Jaguar’s stripped-down XE is a joy to drive
Not so fast, says Jaguar’s latest XE sports sedan.
The luxury sedan makes the case that these bells-and-whistles miss the point of shelling out for a swanky new ride: the actual driving performance.
After taking it for a spin, it’s a convincing argument. The XE is a joy to drive, and it’s definitely an option to consider for local consumers seeking an entry-level imported sports sedan like the BMW 3 Series, Audi A4 and Mercedes-Benz C-Class.
Jaguar has traditionally focused on mid-to-large size cars and high-performance sports cars, but has recently jumped into the compact sedan market, known as the C-segment, to attract young and female consumers. The XE is the company’s first car in the segment.
The Korea JoongAng Daily sat behind the wheel of the sedan last week on a 160-kilometer round-trip course from Seoul to Chuncheon, Gangwon.
It took less than a minute to discover the defining characteristics of the XE. From the car’s bucket seats, which have the driver a bit lower than in other sedans including the BMW 3 Series, I felt the company’s roots in race cars to be alive and well.
The Jaguar quickly leaped forward and soon hit over 100 kilometers per hour. But the acceleration provided by the diesel engine and eight-speed auto transmission is made enjoyable by the stability felt when cornering. I have no complaints about the driving performance. I was a little hesitant at first about the low-slung seats, but it wound up just making me focus more on the driving. The car took care of the rest.
Jaguar said the secret of the car’s performance is how its weight is balanced, as all 1,670 kilograms (3,681) of the car is split nearly equally between the front and back. The balance was made possible by a body that is 75 percent aluminum, which the company says lowers the car’s weight while strengthening torsional rigidity.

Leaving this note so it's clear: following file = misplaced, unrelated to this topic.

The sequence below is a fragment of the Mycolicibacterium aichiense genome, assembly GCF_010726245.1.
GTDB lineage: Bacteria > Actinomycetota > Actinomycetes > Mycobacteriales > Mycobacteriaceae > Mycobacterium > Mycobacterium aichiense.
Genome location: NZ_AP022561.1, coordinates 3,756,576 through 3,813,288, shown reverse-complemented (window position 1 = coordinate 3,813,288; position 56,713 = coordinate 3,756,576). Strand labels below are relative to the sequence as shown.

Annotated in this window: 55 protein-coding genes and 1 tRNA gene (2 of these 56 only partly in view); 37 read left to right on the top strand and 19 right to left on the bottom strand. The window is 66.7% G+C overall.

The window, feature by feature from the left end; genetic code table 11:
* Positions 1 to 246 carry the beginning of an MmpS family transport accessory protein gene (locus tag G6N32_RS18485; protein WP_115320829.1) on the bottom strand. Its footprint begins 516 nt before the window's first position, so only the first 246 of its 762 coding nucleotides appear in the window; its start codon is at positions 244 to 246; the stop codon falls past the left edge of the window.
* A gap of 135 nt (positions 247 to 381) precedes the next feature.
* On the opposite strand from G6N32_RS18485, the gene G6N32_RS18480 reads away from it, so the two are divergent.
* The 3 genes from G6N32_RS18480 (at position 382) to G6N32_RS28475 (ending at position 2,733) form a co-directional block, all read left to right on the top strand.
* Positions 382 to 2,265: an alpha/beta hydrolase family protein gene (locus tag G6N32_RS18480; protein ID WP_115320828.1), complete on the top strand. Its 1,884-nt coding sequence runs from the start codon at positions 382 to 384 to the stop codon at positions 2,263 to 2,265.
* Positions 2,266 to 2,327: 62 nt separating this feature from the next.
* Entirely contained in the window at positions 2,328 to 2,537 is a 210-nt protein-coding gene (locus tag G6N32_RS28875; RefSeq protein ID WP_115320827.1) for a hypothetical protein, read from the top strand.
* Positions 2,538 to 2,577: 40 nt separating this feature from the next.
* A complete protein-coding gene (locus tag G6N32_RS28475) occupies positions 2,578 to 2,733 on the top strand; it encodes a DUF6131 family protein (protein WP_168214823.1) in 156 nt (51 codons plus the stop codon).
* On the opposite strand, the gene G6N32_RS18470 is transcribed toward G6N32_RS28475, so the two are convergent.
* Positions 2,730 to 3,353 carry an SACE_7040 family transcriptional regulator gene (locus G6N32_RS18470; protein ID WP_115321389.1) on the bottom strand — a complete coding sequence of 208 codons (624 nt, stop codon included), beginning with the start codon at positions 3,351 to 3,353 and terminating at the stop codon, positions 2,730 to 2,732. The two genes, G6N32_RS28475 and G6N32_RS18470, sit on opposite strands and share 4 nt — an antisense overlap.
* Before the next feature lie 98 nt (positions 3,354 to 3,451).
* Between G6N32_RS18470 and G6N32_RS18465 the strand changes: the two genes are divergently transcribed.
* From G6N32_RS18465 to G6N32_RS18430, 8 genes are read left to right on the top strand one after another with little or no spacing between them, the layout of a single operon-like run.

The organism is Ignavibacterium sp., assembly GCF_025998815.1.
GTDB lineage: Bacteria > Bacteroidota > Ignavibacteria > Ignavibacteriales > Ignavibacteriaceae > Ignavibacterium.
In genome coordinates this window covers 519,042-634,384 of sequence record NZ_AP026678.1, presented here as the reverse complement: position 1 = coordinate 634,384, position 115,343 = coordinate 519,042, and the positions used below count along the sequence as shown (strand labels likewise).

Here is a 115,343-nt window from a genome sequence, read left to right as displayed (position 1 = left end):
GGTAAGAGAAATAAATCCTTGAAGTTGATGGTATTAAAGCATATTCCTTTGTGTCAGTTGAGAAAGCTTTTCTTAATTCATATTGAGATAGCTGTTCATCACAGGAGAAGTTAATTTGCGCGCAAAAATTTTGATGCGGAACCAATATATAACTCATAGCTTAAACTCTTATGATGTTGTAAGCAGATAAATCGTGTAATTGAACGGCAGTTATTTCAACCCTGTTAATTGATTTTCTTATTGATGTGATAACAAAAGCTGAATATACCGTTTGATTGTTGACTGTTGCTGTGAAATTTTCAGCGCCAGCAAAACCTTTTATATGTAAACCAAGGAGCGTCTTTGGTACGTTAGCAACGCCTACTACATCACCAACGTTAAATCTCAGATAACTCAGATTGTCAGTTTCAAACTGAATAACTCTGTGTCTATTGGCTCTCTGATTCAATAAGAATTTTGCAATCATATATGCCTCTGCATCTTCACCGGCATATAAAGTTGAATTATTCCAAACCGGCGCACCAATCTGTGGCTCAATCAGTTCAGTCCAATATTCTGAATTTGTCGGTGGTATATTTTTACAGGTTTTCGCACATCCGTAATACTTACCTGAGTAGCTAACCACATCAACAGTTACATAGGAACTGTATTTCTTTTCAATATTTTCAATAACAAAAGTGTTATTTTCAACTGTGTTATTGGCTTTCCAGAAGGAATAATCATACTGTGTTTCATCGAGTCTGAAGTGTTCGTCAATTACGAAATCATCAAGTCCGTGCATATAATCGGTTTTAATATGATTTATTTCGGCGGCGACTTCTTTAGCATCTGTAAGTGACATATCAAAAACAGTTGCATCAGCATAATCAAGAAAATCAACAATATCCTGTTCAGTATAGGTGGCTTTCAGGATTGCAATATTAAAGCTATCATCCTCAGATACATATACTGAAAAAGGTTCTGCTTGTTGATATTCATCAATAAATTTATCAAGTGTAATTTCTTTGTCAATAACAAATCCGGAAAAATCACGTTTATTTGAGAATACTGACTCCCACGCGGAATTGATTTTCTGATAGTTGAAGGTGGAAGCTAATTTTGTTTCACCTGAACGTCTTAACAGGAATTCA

Complementing the aluminum body, Jaguar has developed a new suspension and electronic power steering system called Electric Power Steering (EPAS) that provides segment-leading driving performance. The suspension combines a new double wishbone front suspension with its earlier Integral Link back suspension, which the company said offers sharp handling and calm performance.
It began to rain during the drive, but this didn’t faze the car on the curvy roads near Nami Island because of its All Surface Progress Control (APSC), which the company unveiled for the first time on the XE. APSC is an electronic control system that helps similar rear-wheel based cars perform at their best in any ondition by improving grip power even on roads covered with snow, ice and rain.
At first, the car’s simplistic design seemed almost embarrassing. It only offers standard features like air conditioning and a stereo, and it lacks fancy safety options like a partially autonomous driving system or lane departure warning. But after being on the road for a few hours, I understood what the car was trying to tell me: Just enjoy the ride.
By the time I was finished, I knew that even if there had been a self-driving feature, I wouldn’t have used it. I wouldn’t want to have missed a second of the XE’s performance.
The Jaguar XE’s entry-level Prestige trim starts at 47.1 million won ($40,456).
BY KWON SANG-SOO [email@example.com]
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